Wed, 7 Sep 2005

Build PHP 5.0.5 for Mac OS X 10.4

— SjG @ 8:39 pm

I’m trying to track down a bug in my CMS Made Simple PHP code where I did something stupid with references (a rant on the PHP pass-by-value model available upon request). So it only manifests with PHP 4.4.x or PHP 5.0.5, since that’s where they finally decided to get strict with us idiot slackers. Neither of these are available as binary packages on Mac OS 10.4.

I was dismayed, shocked, stunned, dazed, and confused to learn that PHP was no longer a package for Fink. Dammit! Now I have to figure it out for myself. Crap.

With the help of a variety of pages out there on the web (especially this one), I was able to do it. Here’s how:

Install Fink, if you haven’t already. I use the “unstable” packages. Read the FAQ, and muck around with it for a while until you feel ready to proceed.

Install a wholehellovalotta packages using Fink:

  • libjpeg
  • libtiff
  • libpng
  • libxml2

I also installed the Fink version of MySQL server 4.1, client, and a bunch of shared libraries.

Next, gotta build ZLib:
curl -O
cd zlib-1.2.3
./configure --prefix=/sw
(su if necessary)
make install

(I did my install work in /sw/src, but you could do it somewhere else if it pleases you more. Just take note of this other location when you need it later.)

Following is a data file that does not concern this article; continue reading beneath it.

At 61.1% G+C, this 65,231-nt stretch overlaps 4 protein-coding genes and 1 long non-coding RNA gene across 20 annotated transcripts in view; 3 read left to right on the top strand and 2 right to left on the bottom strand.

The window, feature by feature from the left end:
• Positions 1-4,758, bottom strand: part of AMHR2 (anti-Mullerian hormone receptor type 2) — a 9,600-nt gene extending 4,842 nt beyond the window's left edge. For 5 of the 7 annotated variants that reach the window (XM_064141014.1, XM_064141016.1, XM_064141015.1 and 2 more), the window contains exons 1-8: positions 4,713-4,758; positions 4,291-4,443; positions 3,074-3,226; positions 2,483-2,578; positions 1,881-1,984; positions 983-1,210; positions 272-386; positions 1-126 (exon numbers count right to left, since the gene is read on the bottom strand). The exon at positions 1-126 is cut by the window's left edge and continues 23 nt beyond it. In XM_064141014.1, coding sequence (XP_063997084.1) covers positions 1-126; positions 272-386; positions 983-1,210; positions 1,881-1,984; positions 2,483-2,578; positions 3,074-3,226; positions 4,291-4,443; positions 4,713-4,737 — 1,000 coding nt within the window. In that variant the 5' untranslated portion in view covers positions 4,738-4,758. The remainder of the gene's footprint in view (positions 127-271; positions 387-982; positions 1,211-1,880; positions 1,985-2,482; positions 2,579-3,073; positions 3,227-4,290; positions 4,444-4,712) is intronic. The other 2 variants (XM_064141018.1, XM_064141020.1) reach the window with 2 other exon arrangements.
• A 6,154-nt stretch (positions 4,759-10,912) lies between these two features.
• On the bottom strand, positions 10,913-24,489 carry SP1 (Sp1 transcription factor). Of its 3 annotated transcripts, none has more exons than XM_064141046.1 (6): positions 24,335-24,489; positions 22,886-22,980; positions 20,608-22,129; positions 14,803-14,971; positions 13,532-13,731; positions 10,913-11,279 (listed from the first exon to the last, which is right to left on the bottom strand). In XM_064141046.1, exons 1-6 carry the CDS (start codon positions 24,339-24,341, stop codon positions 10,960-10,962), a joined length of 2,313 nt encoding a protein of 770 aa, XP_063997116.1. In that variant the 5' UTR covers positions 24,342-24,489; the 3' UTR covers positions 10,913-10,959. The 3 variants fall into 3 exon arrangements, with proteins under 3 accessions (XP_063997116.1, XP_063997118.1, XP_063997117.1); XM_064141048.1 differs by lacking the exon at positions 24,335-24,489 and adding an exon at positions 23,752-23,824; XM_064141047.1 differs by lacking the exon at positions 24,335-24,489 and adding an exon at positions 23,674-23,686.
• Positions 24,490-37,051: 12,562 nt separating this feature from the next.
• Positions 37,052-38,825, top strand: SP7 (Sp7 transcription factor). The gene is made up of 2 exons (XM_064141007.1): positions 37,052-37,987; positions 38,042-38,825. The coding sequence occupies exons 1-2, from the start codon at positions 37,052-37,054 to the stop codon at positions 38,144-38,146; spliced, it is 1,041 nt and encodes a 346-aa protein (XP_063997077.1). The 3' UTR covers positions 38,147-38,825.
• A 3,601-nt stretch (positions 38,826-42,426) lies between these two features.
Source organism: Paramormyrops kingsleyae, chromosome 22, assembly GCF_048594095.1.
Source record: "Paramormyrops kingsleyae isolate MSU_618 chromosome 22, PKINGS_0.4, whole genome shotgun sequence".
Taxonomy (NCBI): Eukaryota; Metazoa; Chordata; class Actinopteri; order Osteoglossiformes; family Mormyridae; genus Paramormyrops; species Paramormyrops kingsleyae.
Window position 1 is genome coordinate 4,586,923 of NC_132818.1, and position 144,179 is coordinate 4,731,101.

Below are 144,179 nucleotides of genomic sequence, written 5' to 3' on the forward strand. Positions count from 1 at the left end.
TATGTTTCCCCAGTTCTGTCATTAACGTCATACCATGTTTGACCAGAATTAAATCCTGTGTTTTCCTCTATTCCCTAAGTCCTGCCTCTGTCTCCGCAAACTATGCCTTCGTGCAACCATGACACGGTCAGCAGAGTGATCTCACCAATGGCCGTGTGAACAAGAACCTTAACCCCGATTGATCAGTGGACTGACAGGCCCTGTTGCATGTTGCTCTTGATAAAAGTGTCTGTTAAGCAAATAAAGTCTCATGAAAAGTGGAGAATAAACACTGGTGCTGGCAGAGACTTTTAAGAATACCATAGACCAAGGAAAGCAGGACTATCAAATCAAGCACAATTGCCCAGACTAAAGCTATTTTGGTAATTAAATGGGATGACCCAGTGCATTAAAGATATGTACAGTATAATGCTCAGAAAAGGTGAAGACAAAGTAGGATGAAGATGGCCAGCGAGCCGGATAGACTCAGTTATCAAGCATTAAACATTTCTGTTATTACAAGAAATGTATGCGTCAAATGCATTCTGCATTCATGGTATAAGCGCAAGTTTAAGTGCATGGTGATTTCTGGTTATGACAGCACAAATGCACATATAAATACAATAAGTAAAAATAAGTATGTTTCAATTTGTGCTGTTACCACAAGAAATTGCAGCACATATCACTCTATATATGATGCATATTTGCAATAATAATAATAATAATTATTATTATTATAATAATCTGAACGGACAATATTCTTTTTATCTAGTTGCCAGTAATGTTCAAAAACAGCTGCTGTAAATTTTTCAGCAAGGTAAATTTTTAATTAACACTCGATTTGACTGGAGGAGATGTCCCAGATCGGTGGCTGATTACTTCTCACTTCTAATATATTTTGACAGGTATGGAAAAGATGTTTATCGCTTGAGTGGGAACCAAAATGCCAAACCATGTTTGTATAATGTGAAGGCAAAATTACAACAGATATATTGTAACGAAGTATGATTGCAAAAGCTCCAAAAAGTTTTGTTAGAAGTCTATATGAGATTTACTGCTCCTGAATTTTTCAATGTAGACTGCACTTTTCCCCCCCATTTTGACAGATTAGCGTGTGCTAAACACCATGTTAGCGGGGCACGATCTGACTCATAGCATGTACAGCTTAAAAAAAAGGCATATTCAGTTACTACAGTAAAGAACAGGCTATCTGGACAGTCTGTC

Finally, we get PHP 5 .0.5 from

tar xzvf php-5.0.5.tar.gz
cd php-5.0.5
./configure --with-libjpeg=/sw --with-libtiff=/sw --with-libpng=/sw \
--with-gd --with-mysql=/sw --with-xml --with-apxs --with-exif \
--with-jpeg-dir=/sw --enable-exif --with-png-dir=/sw --with-zlib-dir=/sw \
(su if necessary)
make install

Now, I already had a version of PHP installed before this, provided by Marc Liyanage’s excellent binary packages available at his page, so I didn’t need to tweak my php.ini file. If you do, you’d probably do something like:

cp /sw/src/php-5.0.5/php.ini-recommended /usr/local/lib/php.ini

and then edit into submission. You can also use the more general php.ini-dist instead of php.ini-recommended. I don’t know why they provide both — probably to confuse idiots like me. You’ll also need to register the PHP Mime Type with Apache. Edit your /etc/httpd/httpd.conf file, and add either to the general area or to a specific virtual host the line:

AddType application/x-httpd-php .php

Now test it! Create a test file in your web root containing:

<php phpinfo();>

and browse on over to it. With any luck, you’ll be greeted with ahappy PHP 5.0.5 banner.
Celebrate this with red wine. Preferably good red wine. Then get back to coding. As should be obvious, I decided to document instead of code, but I didn’t skip that vital red wine step.


Powerbook HD Upgrade

— SjG @ 2:09 pm

Since I have this unreasonable need to keep all of my digital photos on the Powerbook, I’m running out of disk space. Gee, you’d think 60GB would be enough for just about anything. But with 30GB of graphics files (21GB of which is just photographs), space gets used up quickly.

The eventual plan is to use iView MediaPro2 for keeping the pictures organized, Photoshop for manipulating them in any way necessary, and come up with some bridge to Gallery2 for publishing collections on the web. We’ll see.